A “relaxed layer” scheme is a generalization of a cumulative layer scheme, wherein receivers are allowed to join and leave arbitrary layers. A relaxed layer scheme may offer advantages over a cumulative layer scheme, such as more fine-grained control over the possible reception rates. Specifically, in a cumulative layer scheme, there are generally fewer possibilities for the reception rates than in a relaxed layer scheme with the same number of layers. Hence in a relaxed layer scheme a receiver can tune their reception rate more exactly to its needs. For example, suppose the rates of a six layer scheme are 10 Kbps, 20 Kbps, 40 Kbps, 70 Kbps, 120 Kbps, and 200 Kbps, respectively. Suppose further that a receiver is currently joined to and receiving the first three layers, so the aggregate reception rate of that receiver is currently 70 Kbps. If the receiver wants to increase its rate by 10 Kbps, it can achieve this with a relaxed scheme by leaving the second and third layers and joining the fourth layer, thus increasing its reception rate by 70 Kbps-40 Kbps-20 Kbps=10 Kbps. By carefully choosing the rates of the different layers, with a relaxed scheme the receiver can receive at many more rates than the number of different layers, and thus exercise much finer grain control over the aggregate reception rate. This is a key advantage of a relaxed scheme over a cumulative scheme.
From the above example of a relaxed scheme, it is evident that the rates on the different layers can be designed so that the difference between consecutive achievable reception rates is always the same small amount x (x=10 Kbps in the example above), and so that the number of joins and leaves needed to increase the reception rate by x is a small constant. For example, the six layer relaxed scheme described above can be generalized so that the rate of the first layer is x, the rate of the second layer is x, and in general, the rate of the i-th layer is equal to the sum of the rates of layers i−1 and i−2 plus x. Then, to increase the reception rate by x, the receiver joins the smallest layer not currently joined and leaves the two previous layers (if they both exist).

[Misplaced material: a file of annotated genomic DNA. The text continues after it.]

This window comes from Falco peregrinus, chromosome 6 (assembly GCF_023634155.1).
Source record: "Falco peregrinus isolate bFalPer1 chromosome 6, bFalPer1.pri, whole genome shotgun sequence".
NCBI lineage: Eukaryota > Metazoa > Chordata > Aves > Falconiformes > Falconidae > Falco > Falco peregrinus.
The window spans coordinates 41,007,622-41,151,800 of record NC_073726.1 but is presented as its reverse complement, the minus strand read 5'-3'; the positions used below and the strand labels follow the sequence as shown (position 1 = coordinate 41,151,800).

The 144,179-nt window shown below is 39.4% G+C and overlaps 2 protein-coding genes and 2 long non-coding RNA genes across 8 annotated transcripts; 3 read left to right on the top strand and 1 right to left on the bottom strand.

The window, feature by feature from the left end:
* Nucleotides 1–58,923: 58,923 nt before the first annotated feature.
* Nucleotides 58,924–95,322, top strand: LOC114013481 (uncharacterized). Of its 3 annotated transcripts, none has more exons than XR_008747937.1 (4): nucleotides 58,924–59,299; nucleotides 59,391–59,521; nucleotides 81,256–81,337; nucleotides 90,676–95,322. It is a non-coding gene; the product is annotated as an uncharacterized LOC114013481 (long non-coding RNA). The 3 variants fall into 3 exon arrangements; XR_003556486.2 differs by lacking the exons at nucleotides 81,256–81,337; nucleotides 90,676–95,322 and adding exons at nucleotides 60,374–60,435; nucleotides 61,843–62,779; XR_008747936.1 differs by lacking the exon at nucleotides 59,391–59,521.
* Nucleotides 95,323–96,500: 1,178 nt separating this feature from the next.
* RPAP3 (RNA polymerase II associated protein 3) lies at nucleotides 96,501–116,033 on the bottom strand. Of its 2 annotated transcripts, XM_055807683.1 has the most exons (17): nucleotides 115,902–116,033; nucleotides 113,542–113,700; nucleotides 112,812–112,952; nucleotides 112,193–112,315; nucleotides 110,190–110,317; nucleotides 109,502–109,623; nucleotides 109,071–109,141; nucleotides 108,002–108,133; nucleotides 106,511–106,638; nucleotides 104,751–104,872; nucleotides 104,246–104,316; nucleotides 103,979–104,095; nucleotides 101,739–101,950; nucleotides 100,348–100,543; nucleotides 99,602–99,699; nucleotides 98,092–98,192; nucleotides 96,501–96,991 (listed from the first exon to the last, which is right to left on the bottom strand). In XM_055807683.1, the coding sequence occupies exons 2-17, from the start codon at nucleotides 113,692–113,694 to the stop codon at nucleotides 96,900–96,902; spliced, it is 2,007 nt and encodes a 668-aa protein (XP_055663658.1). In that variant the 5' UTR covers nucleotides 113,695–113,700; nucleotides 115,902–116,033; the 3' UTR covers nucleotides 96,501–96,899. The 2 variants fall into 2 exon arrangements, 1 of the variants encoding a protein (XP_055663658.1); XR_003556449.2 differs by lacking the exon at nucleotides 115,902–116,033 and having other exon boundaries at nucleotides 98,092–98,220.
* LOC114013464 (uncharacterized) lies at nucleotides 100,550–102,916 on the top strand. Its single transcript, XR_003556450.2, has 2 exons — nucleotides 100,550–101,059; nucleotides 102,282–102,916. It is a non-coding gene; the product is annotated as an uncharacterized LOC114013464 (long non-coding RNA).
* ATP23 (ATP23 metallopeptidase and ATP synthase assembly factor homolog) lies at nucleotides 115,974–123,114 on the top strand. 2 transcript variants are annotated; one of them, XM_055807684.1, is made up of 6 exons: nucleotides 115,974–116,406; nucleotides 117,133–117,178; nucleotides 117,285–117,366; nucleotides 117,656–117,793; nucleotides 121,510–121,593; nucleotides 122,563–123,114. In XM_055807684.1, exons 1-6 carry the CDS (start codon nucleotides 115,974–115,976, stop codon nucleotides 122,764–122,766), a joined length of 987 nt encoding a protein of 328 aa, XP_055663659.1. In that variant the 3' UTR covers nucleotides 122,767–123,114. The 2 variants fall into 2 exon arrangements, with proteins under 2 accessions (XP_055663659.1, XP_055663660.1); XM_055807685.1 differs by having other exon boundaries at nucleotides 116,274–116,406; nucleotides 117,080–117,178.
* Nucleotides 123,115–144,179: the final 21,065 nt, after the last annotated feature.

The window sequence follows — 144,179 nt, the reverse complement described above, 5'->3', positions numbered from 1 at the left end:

A disadvantage of a relaxed scheme versus a cumulative scheme is that it is harder with the relaxed scheme compared to the cumulative scheme to synchronize all receivers behind a bottleneck link to be joined to exactly the same set of layers. This is an issue because it means that although all the flow from the layers going through the bottleneck link is of use to all the receivers behind the bottleneck link, not all of them are receiving all of this flow if they are joined to different subsets of the layers.
An issue with both layered schemes is that data put into the different layers must be carefully orchestrated to'ensure that receivers can in fact recover all of the transmitted content, preferably without receiving duplicated data. In practice, this can be very difficult to achieve. In the setting of reliable content distribution, the layering mechanisms and congestion control techniques described in U.S. Pat. No. 6,307,487 (application Ser. No. 09/246,015, entitled “Information Additive Code Generator And Decoder For Communication Systems” and filed Feb. 5, 1999) (hereinafter “Luby I”) and U.S. Pat. No. 6,320,520 (application Ser. No. 09/399,201, entitled “Information Additive Group Code Generator And Decoder For Communication Systems” and filed Sep. 17, 1999) (hereinafter “Luby II”), each of which is incorporated by reference herein for all purposes, might be used to accomplish reliable content distribution with negligible overhead in terms of duplicated data.